The state of Colorado unveiled their new logo and slogan recently, both part of a year-long re-branding initiative that has left most Coloradoans (as well as folks across the country) scratching their heads. I’ve been looking at this issue from a somewhat unusual perspective, one of someone who happened to have designed a stock icon last year that looks strikingly similar to the new Colorado logo, and wondering where the line gets drawn between a useful icon and a reviled logo.
The two designs are similar enough to say that each could be swapped with the other and still do the job. Neither really present anything new in the whole “how to graphically depict a snow-capped mountain” conversation. They are both obvious solutions, and maybe that is the problem for Colorado. As a simple icon to stick on a website or in a brochure, the stock icon works. Try using it as a logo, one to represent an entire state no less, and suddenly the design becomes dull, predictable, and so absolutely simple that it quickly gets compared to numerous other logos, icons, signs, and various graphics.
So where is the line? When does the simple icon become a successful logo and when does it fail? And if it fails, why?
If the Colorado case is any indication of where we draw that line, it seems to be at the point where the audience stopped being a consideration. The most common criticism of the new logo is that it doesn’t represent the colorful culture of the state, and reduces the image to a very simple and common depiction of what Colorado appears to be, even on the state license plates; green, snow-capped mountains. But ask any Coloradoan and they will tell you there is far more to it than that. Even purely visually, the consensus seems to be that a more colorful logo would better represent the state.
As a logo for a small business or a little-known manufacturing company, the new logo might work. But “simple” is rarely going to cut it when you are talking about the image that will represent so many people and so much heritage. And I’m not saying that this needed to be a complex, intricate design, just that it should have more seriously taken into consideration exactly what it was meant to represent. Visually, a simple logo can work. Conceptually, a simple logo intended to brand an entire state lacks the requisite depth and meaning necessary to win over the people who are to be expected to proudly wear that logo.
I often receive emails asking about use of my stock images as logos. The response I often send is this: Can you use a stock image as a logo? Yes and no (license terms prohibit it, but I’m not going to give anyone a hard time if they do it anyway, as long as they don’t try to trademark the design). The real question is, does a stock image adequately represent your business? In some cases, the answer will be “yes”. In most, though, if you are really being honest with yourself, the answer will be a resounding “no”. Because a general-use image that only offers an obvious and expected view of your business and doesn’t speak to the core values of what that brand stands for.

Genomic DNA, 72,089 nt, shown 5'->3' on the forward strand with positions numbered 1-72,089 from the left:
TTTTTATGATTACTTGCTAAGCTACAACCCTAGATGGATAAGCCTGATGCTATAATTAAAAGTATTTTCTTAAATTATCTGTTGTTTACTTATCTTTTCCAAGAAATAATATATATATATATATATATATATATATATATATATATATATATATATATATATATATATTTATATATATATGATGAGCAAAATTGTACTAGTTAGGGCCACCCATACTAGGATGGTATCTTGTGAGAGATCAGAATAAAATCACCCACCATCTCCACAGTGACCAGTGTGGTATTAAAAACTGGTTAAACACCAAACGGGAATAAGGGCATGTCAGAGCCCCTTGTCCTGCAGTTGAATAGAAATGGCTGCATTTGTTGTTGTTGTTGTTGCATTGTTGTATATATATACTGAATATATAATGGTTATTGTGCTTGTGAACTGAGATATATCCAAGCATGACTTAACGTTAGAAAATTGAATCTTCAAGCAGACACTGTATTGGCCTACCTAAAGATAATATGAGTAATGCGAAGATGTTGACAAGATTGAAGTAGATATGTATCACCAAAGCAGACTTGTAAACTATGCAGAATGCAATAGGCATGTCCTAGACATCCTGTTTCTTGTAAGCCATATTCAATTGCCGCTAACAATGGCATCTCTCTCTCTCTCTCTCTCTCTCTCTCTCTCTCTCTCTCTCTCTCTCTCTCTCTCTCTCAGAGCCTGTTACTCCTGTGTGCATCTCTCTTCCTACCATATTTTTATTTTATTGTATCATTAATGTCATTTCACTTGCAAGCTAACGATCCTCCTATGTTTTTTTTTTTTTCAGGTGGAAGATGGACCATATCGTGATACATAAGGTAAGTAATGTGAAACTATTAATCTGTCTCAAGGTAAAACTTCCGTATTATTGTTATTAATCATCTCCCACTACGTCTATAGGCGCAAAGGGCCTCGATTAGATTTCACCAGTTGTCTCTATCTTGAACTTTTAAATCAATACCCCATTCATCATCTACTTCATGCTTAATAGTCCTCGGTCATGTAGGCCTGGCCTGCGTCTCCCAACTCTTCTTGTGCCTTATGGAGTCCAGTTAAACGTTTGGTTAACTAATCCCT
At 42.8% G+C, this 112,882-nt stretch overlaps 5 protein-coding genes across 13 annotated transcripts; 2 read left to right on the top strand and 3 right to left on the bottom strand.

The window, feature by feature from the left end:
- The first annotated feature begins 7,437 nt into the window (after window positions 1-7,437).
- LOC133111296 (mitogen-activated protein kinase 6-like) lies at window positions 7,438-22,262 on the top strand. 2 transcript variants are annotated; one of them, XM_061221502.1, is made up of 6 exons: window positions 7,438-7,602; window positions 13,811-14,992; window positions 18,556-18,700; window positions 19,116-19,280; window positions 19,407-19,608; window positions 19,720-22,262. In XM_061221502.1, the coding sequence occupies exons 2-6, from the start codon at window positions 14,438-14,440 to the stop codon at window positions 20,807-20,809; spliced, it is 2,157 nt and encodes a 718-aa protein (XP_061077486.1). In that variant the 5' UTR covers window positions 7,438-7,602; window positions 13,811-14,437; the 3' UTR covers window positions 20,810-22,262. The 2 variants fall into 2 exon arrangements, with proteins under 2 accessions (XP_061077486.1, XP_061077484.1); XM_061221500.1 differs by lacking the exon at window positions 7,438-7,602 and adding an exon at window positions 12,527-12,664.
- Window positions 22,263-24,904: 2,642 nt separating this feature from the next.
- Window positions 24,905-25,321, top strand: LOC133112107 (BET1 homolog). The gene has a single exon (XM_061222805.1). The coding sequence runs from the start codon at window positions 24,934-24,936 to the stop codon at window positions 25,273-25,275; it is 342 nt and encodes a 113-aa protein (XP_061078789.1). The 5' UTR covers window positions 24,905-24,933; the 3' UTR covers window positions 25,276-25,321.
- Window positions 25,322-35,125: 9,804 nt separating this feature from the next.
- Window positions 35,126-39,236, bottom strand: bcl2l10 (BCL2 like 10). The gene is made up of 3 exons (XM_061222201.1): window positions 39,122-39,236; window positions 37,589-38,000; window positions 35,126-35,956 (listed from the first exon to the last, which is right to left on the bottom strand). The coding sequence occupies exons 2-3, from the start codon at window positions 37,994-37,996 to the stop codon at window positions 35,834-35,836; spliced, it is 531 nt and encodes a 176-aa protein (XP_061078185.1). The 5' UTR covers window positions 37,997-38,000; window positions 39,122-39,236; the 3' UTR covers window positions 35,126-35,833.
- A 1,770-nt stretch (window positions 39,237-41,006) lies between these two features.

For Colorado, I doubt there will be any changes made. There is too much time (supposedly) and money invested in the process, and the folks behind the new logo have been hard at work trying to explain and justify the results of that process ever since the new logo was unveiled. Unfortunately, negative reactions to bad design rarely result in any change, and the folks affected by this will have to just learn to live with it. Alumni of The College of New Jersey, my alma mater, have been living with a similarly unfortunate logo redesign that took place while I was a student there, one in which a comparatively obscene amount of money was spent on a terrible logo that few people liked. It has taken over a decade for that logo to finally be phased out of use, currently relegated to the footer of the website.
Coloradoans may see this logo phased out eventually as well, but probably not before they have to live with it for several years to justify the expense.
Sort of a version 2 of an old stock image set, featuring some vintage badge designs with some subtle texture. Available over at Ember Stock.
Working on something inspired by this week’s release of the movie adaptation of one of my favorite books, World War Z.